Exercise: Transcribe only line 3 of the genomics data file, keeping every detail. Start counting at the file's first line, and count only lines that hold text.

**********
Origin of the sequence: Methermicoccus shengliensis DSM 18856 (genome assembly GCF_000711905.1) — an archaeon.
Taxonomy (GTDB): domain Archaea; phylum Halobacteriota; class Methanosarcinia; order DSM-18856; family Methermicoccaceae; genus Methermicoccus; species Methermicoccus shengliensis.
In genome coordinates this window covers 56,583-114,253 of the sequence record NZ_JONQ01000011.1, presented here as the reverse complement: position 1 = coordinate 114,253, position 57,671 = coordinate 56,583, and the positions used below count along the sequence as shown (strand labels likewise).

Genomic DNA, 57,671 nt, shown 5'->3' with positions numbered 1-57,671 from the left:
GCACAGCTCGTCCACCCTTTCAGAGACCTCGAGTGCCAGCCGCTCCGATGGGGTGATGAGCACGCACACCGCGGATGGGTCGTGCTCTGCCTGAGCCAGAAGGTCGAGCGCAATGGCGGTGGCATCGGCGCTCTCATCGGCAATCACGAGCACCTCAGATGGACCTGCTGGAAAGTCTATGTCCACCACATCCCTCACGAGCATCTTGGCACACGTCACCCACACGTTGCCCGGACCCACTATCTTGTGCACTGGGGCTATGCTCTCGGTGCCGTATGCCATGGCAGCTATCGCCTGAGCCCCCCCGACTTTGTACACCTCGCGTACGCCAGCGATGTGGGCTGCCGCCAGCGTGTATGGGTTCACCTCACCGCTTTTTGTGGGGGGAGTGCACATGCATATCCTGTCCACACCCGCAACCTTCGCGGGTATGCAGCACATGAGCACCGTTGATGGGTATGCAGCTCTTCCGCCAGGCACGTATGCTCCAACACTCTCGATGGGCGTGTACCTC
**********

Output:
In genome coordinates this window covers 56,583-114,253 of the sequence record NZ_JONQ01000011.1, presented here as the reverse complement: position 1 = coordinate 114,253, position 57,671 = coordinate 56,583, and the positions used below count along the sequence as shown (strand labels likewise).